BHS pension deal could usher in an era of 'zombie' schemes

The deal between Philip Green and The Pensions Regulator could usher in an era of so-called "zombie schemes", an expert has warned. The deal will see Green contribute £363m to a new, standalone pension fund for the BHS pension scheme's 19,000 members, who are currently in the Pension Protection Fund. While the deal could leave members better off, it will also mean they have no sponsoring employer to underwrite the scheme if the pot fails to deliver sufficient returns. John Broome Saunders, actuarial director at pensions consultancy Broadstone, described this structure as a "zombie scheme" and cautioned that the deal could give the green light for struggling employers looking to offload their scheme. He said Kodak and Trafalgar House had made similar arrangements, and warned more would follow. Saunders said, "The deal shows we are probably moving towards a position where more employees will have no sponsoring employers. I think it will become quite an attractive idea for businesses that are struggling but not at the point where insolvency is inevitable." He highlighted that the PPF had explicitly opposed the creation of such a structure for the British Steel Pension Scheme. Broome Saunders said structures such as these raised numerous regulatory questions over investment strategy, the appointment of trustees and how to allocate funds in the case of a surplus.

 

PLSA unveils diversity campaign

The Pensions and Lifetime Savings Association (PLSA) has launched a year of diversity campaigns starting with “Breaking the Mirror Image”, a collection of essays on the subject. The PLSA wants to promote greater diversity on trustee boards after finding that 83% of trustees are male. Lesley Williams, PLSA chair, said the association will start by focussing on gender, but that she intends to extend the association’s work to look at all forms of diversity. Contributors to the 44-page book include NEST CEO Helen Dean, Investment Association chair Helena Morrissey, Railpen CEO Chris Hitchen and Pensions Regulator chief executive Lesley Titcomb. Richard Harrington, the UK government’s pension’s minister, welcomed the move saying “A balanced workforce is good for businesses, their workplace culture and for investors. Firms with a good gender balance in senior positions and across teams perform better, and therefore attract the best talent.”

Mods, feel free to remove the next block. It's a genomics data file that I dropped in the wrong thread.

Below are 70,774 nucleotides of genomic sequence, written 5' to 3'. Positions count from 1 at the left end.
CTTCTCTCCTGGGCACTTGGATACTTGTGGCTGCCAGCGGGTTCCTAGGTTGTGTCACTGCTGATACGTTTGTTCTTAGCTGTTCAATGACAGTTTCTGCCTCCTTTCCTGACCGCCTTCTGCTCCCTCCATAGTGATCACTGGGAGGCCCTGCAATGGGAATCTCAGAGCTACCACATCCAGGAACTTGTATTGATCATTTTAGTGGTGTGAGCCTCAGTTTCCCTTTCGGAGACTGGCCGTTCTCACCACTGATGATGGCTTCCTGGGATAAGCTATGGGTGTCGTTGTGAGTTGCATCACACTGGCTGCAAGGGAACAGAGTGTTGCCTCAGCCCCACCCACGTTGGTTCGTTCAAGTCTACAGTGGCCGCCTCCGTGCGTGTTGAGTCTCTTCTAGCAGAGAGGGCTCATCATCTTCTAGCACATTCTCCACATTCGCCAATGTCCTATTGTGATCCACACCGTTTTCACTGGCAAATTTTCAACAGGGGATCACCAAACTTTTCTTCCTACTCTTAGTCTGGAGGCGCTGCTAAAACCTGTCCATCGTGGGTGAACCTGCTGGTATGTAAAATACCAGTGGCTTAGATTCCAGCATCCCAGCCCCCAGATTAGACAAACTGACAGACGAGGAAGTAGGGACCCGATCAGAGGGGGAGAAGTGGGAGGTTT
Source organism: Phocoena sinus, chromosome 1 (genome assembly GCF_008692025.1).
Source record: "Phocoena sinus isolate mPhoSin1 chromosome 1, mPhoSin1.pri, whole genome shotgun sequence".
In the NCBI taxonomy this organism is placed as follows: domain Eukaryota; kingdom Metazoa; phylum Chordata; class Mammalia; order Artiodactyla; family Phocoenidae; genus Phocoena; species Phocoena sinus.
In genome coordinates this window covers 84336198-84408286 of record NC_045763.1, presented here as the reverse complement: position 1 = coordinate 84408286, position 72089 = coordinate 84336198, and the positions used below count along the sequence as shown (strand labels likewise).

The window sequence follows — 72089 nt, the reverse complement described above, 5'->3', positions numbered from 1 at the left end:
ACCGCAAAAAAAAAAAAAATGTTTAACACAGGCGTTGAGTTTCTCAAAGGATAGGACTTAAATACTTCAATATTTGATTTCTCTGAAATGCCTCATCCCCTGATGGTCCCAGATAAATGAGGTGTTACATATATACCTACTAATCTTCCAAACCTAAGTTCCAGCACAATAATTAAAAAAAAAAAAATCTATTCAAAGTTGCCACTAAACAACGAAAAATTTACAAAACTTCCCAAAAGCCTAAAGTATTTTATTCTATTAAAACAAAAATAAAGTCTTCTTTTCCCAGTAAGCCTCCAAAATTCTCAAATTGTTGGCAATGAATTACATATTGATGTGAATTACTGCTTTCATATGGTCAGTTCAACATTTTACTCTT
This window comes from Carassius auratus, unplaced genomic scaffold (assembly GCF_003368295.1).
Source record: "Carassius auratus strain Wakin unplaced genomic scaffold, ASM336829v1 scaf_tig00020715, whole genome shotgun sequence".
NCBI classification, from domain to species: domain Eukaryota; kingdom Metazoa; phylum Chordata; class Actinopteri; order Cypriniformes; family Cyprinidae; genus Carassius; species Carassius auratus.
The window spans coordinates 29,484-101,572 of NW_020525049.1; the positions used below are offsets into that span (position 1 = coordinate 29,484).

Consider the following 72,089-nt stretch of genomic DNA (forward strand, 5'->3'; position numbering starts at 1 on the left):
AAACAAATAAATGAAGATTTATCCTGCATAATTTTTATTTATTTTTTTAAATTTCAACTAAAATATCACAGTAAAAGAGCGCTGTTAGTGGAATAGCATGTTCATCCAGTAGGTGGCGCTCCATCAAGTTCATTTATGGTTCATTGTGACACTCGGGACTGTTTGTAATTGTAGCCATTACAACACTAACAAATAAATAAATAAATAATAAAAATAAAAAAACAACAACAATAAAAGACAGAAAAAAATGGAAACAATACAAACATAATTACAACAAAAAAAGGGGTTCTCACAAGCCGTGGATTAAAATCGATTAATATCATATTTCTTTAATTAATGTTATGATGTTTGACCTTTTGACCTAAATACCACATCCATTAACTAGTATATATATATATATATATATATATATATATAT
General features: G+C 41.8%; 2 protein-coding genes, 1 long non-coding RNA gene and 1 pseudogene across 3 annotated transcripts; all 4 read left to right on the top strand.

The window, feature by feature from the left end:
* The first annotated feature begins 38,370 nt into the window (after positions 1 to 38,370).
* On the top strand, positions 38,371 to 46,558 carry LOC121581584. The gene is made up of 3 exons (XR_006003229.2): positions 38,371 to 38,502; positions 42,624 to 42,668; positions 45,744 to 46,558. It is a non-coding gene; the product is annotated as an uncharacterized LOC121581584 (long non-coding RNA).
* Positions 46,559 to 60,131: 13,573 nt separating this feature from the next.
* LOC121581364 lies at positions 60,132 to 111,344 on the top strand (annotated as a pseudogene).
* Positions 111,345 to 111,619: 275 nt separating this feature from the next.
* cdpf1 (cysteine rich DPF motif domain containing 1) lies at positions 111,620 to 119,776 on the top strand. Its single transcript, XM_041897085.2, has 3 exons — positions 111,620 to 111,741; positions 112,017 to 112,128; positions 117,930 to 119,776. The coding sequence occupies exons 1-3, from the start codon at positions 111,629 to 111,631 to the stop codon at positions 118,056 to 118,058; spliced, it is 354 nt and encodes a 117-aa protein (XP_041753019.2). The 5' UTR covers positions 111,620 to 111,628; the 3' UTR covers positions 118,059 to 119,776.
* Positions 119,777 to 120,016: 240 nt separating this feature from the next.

Asset management exchange launched by Willis Towers Watson

Willis Towers Watson have launched an asset management exchange which offers asset owners centralised access to managers and standardised fund infrastructure, reducing costs and providing other benefits. The Asset Management Exchange (AMX) will provide ready-built infrastructure for fund managers, which the consultancy said would allow managers to concentrate on investment rather than operational matters. Willis Towers Watson said the tool was an “institutional asset management marketplace designed to fundamentally transform institutional investment for the benefit of the end saver”. It has been reported that AMX provides clients with a single point of access to a range of asset managers and it provides centralised infrastructure. This means that instead of managers doing all the infrastructure work, that all gets done by AMX centrally on a scale that means the end result is both better and cheaper.